Well, in fact, there was a bunch of people called the Pharisees. They were a bunch of religious leaders in the 1st century who lived at the same time Jesus did and the word Pharisee comes from the Hebrew word ‘to separate’. They were religious separatists and they took following God’s Law, those 613 commandments and prohibitions, to the most absurd and extreme lengths.
What do you think God would say about that? Is God a rule-based god? Is God a god that says, “Yes, there’s someone following my law, I’m excited about that.”
This is what Jesus said to these Pharisees. He said:
Woe to you scribes and Pharisees, you hypocrites because you tithe mint and dill and cumin but you neglect the weightier matters of the Law. Justice, mercy, faith, it’s these you ought to have practiced without neglecting the others, you blind guides, you strain out a gnat and you swallow a camel. (Matthew 23:23)
What’s this tithing of mint and dill and cumin all about? Well, these days we go to the supermarket and we buy a bunch of mint or we buy some dill or we buy a jar of cumin and we think so what? Back then, mint, dill and cumin were pretty high priced herbs and spices. There weren’t take-aways on the local corner. So herbs and spices were important and tithing was part of Gods Law.
Tithing was giving a tenth of your income to the priests to keep that whole priestly system in the temple and the synagogue and everything running and so everybody had to tithe. But Jesus is saying to these people:
You hypocrites, you do the tithing, you do the external things but in your heart what about justice? In your heart, what about mercy? In your heart, what about faith? It’s like straining out a gnat and swallowing a camel, you hypocrites. (Matthew 23:23)
It seems to me that Jesus was much more interested in goodness, in relationship, in justice and mercy and faith. He didn’t want to throw tithing out but to Him it wasn’t the main game. To Him there was something much more important – what’s going on in our hearts. Sure do the right thing and tithe and all that sort of stuff but there are some things that you should never, never neglect.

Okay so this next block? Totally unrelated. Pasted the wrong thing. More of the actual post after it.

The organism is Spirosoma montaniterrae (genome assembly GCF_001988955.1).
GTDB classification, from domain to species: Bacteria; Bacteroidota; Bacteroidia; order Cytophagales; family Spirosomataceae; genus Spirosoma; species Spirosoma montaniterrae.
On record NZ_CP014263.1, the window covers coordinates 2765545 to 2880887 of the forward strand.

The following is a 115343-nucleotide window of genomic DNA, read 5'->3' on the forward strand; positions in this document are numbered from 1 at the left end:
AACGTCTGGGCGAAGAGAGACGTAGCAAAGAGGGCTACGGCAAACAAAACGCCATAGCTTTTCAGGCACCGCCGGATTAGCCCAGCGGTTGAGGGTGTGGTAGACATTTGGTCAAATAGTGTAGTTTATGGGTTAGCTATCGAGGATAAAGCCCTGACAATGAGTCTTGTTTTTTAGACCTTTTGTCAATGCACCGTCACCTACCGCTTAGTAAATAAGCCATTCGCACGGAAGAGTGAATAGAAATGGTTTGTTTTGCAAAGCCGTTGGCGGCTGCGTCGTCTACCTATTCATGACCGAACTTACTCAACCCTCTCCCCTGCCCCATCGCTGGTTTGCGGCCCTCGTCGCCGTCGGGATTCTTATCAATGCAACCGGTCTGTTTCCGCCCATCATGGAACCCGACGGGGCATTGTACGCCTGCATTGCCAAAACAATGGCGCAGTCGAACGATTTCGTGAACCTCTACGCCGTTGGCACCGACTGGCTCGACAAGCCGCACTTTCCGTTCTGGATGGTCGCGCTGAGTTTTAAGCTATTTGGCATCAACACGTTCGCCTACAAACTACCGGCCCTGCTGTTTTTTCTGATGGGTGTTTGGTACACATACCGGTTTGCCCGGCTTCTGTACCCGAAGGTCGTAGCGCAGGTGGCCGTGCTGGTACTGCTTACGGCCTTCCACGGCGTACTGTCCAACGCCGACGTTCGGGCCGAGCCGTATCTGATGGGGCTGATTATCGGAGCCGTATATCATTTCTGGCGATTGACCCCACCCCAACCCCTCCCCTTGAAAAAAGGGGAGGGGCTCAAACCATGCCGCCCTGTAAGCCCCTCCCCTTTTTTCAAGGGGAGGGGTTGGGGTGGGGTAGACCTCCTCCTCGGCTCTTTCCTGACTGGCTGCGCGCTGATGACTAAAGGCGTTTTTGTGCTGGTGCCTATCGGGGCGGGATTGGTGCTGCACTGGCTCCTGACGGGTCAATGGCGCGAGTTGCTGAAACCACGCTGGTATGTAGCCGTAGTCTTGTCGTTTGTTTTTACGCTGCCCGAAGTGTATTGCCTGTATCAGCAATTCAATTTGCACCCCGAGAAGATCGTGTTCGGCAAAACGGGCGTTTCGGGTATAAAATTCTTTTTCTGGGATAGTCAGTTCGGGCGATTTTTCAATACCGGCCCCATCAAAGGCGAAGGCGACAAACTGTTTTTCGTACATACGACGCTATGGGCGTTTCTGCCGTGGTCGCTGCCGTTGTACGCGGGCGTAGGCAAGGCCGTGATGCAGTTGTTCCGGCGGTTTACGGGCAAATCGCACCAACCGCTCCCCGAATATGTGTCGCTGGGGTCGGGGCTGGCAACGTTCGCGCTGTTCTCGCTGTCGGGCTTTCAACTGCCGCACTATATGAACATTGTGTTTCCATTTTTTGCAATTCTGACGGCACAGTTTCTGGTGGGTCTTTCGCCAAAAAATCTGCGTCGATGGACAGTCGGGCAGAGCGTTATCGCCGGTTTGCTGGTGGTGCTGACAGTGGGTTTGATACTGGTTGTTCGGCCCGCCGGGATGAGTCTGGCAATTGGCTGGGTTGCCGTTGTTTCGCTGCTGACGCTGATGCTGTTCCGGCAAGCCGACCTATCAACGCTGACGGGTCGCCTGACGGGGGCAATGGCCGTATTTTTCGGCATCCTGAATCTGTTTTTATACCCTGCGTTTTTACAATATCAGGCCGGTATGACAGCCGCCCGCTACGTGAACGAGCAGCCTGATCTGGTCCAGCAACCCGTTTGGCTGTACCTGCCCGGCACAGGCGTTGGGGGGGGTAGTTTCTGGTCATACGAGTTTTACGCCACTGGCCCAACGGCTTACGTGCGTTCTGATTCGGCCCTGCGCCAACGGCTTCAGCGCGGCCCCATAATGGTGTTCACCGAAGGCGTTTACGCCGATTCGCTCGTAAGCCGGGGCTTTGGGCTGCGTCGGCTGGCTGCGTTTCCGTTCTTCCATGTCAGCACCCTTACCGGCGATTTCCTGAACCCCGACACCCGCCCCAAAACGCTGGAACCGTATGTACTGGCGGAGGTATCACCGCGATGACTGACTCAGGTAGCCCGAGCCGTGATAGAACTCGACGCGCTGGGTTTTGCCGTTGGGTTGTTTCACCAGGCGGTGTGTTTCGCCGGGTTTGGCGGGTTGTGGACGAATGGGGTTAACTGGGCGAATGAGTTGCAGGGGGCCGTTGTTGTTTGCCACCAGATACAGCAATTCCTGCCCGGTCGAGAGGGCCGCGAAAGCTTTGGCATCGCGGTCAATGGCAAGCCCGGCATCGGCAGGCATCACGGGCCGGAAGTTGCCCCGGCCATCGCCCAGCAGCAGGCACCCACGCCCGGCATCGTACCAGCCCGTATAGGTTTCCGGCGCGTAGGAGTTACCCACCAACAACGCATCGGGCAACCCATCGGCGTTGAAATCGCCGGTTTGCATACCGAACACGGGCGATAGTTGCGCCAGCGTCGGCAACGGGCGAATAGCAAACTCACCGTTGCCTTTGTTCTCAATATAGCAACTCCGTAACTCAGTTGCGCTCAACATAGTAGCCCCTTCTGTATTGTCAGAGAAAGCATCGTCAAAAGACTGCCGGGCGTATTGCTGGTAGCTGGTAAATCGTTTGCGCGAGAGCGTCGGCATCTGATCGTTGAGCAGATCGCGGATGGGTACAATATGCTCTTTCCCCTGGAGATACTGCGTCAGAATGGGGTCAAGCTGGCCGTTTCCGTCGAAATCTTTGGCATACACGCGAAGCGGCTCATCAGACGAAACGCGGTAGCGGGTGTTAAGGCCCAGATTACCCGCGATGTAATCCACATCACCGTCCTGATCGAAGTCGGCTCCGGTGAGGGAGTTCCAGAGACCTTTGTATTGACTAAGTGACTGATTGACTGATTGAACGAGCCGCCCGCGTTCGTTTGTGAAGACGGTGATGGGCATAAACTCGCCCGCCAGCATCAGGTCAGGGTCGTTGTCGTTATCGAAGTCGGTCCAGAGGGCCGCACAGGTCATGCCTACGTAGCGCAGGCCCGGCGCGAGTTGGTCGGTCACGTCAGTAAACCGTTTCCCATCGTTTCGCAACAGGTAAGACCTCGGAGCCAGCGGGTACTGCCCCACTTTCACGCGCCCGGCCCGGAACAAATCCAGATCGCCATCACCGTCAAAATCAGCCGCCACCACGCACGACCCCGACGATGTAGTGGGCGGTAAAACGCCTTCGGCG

Why are we talking about this stuff today? Because this week, we’re starting a new series called Spirit and Word.
Some people pick up the Bible and discover the letter of the law. They think that’s what God is all about, and you can read the Bible that way. You can pick it up and read the 613 commandments and prohibitions and if we did that we’d be missing the point.
On the other hand some people never pick up the Bible. ‘Man, I’m walking in the Spirit, you know’. They believe they’re getting inspiration direct from God and they’re missing the point completely too.
Paul writes to his junior minister, Timothy and he says:
Every last bit of the Bible is inspired by God and it’s there for our instruction and for our correction and for us to grow and to learn and to understand. (2 Timothy 3:16)
That’s why the Bible is called God’s Word, it’s God speaking to us.
Maybe some people think, ‘Oh no, that wacky fundamentalist sort of Christian thing, the Bible! Give me a break’. Part of me agrees with that because if we try and understand the Bible as just a bunch of rules, what we discover is that some apply to us today, like murder and adultery and stuff. But others, like the Levitical sacrificial system, no pork, no crustaceans, a whole bunch of stuff that doesn’t.
And we try and apply those rules and say, “God is a bunch of rules and if I work hard and I follow those rules, I’ll make it into Heaven.” Try and do that and it just doesn’t make sense. It’s where you get that Bible bashing, fundamentalist, oppressive, totalitarian religious thing from.
But in that book, the heart of God is there. There’s the Spirit of the Law, the gentle, powerful, breath of fresh air. That’s what we’re going to look at for the rest of the week on the program – His grace, His mercy, His love, His forgiveness, God’s Spirit and God’s Word.